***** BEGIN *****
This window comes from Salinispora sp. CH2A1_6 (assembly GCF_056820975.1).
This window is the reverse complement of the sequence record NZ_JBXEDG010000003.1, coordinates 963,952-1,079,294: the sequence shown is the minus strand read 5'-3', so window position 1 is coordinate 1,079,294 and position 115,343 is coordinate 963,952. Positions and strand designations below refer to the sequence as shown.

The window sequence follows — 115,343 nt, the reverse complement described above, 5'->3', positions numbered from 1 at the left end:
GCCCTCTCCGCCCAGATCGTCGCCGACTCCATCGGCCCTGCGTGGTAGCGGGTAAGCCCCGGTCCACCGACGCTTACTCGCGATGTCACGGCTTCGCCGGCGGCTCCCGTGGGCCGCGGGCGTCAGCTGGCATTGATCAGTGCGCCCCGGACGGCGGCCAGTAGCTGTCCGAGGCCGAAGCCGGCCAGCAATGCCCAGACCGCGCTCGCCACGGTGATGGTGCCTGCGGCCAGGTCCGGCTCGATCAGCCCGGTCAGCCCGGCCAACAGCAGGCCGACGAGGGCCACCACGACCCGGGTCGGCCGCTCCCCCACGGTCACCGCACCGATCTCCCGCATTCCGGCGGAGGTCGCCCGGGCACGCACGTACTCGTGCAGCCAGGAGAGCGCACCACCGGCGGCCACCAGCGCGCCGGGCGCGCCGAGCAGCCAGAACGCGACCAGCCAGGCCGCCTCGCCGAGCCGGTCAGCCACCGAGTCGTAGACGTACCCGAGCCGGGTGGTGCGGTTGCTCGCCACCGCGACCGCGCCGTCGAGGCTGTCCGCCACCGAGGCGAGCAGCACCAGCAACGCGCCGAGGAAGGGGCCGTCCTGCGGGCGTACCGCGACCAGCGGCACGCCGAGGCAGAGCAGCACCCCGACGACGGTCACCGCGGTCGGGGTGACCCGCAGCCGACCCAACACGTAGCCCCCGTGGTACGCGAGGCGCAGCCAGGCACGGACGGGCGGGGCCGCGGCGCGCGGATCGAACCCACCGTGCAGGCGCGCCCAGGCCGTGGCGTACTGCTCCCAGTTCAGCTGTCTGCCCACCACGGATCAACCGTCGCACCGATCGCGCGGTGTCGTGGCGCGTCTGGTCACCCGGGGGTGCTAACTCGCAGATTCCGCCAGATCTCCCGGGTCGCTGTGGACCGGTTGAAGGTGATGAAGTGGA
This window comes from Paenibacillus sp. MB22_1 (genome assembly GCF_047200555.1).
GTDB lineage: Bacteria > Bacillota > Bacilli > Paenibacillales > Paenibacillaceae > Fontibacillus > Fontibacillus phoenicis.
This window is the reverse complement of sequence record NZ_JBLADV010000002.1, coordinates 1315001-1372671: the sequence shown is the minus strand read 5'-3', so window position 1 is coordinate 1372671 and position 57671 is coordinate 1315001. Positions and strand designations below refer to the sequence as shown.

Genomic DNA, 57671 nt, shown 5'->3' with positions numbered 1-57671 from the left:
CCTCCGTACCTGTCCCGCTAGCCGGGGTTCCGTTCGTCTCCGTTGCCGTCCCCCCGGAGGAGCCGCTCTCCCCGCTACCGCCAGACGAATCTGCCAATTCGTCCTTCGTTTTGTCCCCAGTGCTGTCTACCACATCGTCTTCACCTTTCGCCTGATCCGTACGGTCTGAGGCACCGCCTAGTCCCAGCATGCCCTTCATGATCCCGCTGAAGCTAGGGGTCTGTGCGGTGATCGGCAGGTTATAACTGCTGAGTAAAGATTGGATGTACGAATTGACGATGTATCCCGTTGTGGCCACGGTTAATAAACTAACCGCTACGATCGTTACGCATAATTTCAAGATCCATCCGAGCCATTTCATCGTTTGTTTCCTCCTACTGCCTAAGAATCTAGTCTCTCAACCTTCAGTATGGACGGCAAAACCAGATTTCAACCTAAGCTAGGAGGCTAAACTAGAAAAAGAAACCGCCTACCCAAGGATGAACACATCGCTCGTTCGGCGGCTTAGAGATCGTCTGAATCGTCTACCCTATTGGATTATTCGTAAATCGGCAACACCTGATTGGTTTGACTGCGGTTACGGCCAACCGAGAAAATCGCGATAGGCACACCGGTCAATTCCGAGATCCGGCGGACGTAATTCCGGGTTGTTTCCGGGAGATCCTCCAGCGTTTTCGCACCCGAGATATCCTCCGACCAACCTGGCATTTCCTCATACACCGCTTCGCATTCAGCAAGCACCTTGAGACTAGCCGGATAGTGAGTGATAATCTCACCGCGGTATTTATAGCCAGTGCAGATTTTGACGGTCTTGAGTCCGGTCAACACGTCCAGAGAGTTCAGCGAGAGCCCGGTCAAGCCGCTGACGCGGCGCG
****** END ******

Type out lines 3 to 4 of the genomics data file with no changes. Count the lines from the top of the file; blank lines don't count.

The window sequence follows — 115,343 nt, the reverse complement described above, 5'->3', positions numbered from 1 at the left end:
GCCCTCTCCGCCCAGATCGTCGCCGACTCCATCGGCCCTGCGTGGTAGCGGGTAAGCCCCGGTCCACCGACGCTTACTCGCGATGTCACGGCTTCGCCGGCGGCTCCCGTGGGCCGCGGGCGTCAGCTGGCATTGATCAGTGCGCCCCGGACGGCGGCCAGTAGCTGTCCGAGGCCGAAGCCGGCCAGCAATGCCCAGACCGCGCTCGCCACGGTGATGGTGCCTGCGGCCAGGTCCGGCTCGATCAGCCCGGTCAGCCCGGCCAACAGCAGGCCGACGAGGGCCACCACGACCCGGGTCGGCCGCTCCCCCACGGTCACCGCACCGATCTCCCGCATTCCGGCGGAGGTCGCCCGGGCACGCACGTACTCGTGCAGCCAGGAGAGCGCACCACCGGCGGCCACCAGCGCGCCGGGCGCGCCGAGCAGCCAGAACGCGACCAGCCAGGCCGCCTCGCCGAGCCGGTCAGCCACCGAGTCGTAGACGTACCCGAGCCGGGTGGTGCGGTTGCTCGCCACCGCGACCGCGCCGTCGAGGCTGTCCGCCACCGAGGCGAGCAGCACCAGCAACGCGCCGAGGAAGGGGCCGTCCTGCGGGCGTACCGCGACCAGCGGCACGCCGAGGCAGAGCAGCACCCCGACGACGGTCACCGCGGTCGGGGTGACCCGCAGCCGACCCAACACGTAGCCCCCGTGGTACGCGAGGCGCAGCCAGGCACGGACGGGCGGGGCCGCGGCGCGCGGATCGAACCCACCGTGCAGGCGCGCCCAGGCCGTGGCGTACTGCTCCCAGTTCAGCTGTCTGCCCACCACGGATCAACCGTCGCACCGATCGCGCGGTGTCGTGGCGCGTCTGGTCACCCGGGGGTGCTAACTCGCAGATTCCGCCAGATCTCCCGGGTCGCTGTGGACCGGTTGAAGGTGATGAAGTGGA